13. Magnetic Heads

    NASA Astrophysics Data System (ADS)

    Yokoshima, Tokihiko

    Figure 6.1 shows how rapidly the areal density of hard disk drives (HDD) has been increasing over the past 20 years [1]. Several critical innovations were necessary to bring about such rapid progress in the field of magnetic recording [2]. One of the most significant innovations from the viewpoint of material improvement was the electrodeposition of permalloy (Ni80Fe20), which was introduced by IBM in 1979 as the core material of a thin-film inductive head to increase the magnetic recording density [3]. After the introduction of the magneto-resistive (MR) element as the read head and the electrodeposited permalloy as the write head by IBM in 1991 [4], the rate of increase in the recording density of HDDs jumped from 30% per year to 60% per year. Recently, a giant magneto-resistive (GMR) element has been used for the read element instead of the MR element. The rate of increase in the recording density jumped to over 100% per year in 1999, which is an incredible rate of increase. Since 2002, however, the rate of increase has decreased to 30%; thus, new innovations are required to maintain the rate of increase. In 2004, the practical use of perpendicular magnetic recording instead of longitudinal magnetic recording was announced [5]. This system is a critical innovation for developing high-performance HDD systems with high-recording density. The design of the magnetic recording head was changed because of the change of the recording system.

  14. Magnetic light

    PubMed Central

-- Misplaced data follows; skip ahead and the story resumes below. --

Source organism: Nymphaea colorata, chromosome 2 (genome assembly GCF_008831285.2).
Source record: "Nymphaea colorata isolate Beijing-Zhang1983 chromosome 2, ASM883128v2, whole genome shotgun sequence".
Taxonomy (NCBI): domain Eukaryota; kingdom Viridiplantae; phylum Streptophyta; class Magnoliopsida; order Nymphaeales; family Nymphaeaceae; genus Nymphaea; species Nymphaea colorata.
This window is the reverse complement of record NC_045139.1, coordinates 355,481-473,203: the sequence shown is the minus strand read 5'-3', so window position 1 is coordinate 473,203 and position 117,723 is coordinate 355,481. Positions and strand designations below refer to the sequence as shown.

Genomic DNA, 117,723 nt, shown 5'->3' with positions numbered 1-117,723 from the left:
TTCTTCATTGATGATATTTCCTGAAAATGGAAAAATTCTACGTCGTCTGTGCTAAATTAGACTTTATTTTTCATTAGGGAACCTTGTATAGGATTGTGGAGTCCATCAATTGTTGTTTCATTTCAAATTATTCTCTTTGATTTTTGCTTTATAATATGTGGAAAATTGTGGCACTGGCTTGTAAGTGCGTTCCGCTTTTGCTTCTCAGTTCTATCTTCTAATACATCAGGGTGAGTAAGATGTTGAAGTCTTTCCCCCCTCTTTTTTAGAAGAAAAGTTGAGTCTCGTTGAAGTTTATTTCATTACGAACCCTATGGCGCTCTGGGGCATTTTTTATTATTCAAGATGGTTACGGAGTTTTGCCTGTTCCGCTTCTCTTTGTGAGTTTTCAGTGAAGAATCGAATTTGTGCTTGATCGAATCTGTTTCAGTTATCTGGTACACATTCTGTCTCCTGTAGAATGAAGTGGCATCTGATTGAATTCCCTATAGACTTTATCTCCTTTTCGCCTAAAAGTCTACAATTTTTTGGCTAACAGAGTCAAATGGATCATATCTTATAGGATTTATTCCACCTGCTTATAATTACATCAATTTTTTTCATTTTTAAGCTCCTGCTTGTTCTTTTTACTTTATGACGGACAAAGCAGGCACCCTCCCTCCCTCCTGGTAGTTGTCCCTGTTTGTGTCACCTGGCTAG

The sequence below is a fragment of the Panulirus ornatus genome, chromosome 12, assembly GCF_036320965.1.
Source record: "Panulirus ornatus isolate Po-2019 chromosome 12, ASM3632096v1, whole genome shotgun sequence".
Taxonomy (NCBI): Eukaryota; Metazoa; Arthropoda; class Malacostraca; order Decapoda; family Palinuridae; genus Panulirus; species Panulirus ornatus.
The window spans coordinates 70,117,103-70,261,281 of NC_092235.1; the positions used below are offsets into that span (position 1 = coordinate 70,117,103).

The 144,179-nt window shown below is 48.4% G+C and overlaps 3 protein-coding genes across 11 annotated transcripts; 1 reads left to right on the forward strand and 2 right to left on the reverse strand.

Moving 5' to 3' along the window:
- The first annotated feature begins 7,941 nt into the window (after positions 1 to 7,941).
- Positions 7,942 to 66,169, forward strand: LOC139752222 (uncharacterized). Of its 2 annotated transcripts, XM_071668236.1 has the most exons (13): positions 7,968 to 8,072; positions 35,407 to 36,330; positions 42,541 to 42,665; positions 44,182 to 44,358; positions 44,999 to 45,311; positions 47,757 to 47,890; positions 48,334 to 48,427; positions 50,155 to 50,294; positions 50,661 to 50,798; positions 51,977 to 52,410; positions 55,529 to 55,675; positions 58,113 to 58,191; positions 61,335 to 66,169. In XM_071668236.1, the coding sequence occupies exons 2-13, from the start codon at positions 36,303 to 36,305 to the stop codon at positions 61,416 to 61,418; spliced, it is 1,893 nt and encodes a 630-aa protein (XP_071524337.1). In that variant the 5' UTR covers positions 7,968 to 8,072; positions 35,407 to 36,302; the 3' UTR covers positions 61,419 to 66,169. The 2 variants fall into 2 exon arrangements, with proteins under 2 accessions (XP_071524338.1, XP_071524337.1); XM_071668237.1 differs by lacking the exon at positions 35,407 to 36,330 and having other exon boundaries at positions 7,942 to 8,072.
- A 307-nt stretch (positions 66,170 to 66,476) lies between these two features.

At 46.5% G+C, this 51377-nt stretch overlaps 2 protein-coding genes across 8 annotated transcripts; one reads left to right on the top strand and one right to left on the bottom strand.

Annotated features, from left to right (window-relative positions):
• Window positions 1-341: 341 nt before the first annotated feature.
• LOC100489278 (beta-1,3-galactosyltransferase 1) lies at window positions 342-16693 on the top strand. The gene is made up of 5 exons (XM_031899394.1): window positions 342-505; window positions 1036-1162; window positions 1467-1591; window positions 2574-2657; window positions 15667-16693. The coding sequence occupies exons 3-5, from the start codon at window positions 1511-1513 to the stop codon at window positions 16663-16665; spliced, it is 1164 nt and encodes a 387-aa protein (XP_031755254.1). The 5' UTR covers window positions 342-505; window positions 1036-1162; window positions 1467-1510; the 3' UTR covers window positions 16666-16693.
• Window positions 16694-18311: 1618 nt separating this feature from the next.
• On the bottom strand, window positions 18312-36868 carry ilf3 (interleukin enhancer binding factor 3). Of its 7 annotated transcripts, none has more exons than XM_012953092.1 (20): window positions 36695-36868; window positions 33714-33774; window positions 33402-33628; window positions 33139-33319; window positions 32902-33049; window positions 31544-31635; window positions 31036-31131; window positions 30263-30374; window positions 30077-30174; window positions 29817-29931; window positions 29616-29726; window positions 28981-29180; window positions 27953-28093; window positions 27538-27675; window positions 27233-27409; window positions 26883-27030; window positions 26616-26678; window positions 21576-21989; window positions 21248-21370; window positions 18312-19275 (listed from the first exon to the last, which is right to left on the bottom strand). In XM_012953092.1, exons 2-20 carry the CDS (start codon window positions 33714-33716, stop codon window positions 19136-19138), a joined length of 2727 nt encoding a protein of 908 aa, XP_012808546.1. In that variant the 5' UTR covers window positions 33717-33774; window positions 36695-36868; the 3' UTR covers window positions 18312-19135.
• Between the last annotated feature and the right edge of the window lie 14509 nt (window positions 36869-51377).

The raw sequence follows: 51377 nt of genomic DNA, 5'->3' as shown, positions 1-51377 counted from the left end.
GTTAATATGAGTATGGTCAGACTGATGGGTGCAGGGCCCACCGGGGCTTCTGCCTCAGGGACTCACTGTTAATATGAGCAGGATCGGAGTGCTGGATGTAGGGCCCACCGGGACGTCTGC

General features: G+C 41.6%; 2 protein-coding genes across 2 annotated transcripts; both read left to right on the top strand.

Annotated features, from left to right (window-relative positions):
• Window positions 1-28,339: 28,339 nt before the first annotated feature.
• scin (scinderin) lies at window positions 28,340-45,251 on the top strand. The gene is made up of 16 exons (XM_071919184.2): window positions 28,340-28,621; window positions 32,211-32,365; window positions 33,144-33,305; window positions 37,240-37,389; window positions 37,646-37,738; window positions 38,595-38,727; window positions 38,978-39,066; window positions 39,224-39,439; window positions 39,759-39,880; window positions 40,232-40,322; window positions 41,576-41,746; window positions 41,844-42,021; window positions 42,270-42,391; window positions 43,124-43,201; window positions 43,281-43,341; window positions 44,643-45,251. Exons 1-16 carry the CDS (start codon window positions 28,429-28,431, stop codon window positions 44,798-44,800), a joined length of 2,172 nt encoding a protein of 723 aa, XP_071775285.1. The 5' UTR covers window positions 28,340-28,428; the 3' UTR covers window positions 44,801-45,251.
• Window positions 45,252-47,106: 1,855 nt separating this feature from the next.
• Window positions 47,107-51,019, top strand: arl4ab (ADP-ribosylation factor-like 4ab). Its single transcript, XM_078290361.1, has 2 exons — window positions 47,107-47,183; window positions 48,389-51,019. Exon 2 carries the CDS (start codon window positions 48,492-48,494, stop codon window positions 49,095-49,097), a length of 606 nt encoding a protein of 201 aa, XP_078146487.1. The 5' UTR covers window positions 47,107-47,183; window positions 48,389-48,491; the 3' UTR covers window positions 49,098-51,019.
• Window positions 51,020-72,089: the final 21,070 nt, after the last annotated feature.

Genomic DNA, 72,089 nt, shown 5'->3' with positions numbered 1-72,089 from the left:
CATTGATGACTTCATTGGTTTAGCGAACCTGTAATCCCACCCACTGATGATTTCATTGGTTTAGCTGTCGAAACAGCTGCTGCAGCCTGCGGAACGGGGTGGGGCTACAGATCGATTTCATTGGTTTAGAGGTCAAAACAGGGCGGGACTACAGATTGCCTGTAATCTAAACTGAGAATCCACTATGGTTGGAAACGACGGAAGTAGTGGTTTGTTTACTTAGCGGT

Kuznetsov, Arseniy I.; Miroshnichenko, Andrey E.; Fu, Yuan Hsing; Zhang, JingBo; Luk’yanchuk, Boris

    2012-01-01

    Spherical silicon nanoparticles with sizes of a few hundreds of nanometers represent a unique optical system. According to theoretical predictions based on Mie theory they can exhibit strong magnetic resonances in the visible spectral range. The basic mechanism of excitation of such modes inside the nanoparticles is very similar to that of split-ring resonators, but with one important difference that silicon nanoparticles have much smaller losses and are able to shift the magnetic resonance wavelength down to visible frequencies. We experimentally demonstrate for the first time that these nanoparticles have strong magnetic dipole resonance, which can be continuously tuned throughout the whole visible spectrum varying particle size and visually observed by means of dark-field optical microscopy. These optical systems open up new perspectives for fabrication of low-loss optical metamaterials and nanophotonic devices. PMID:22768382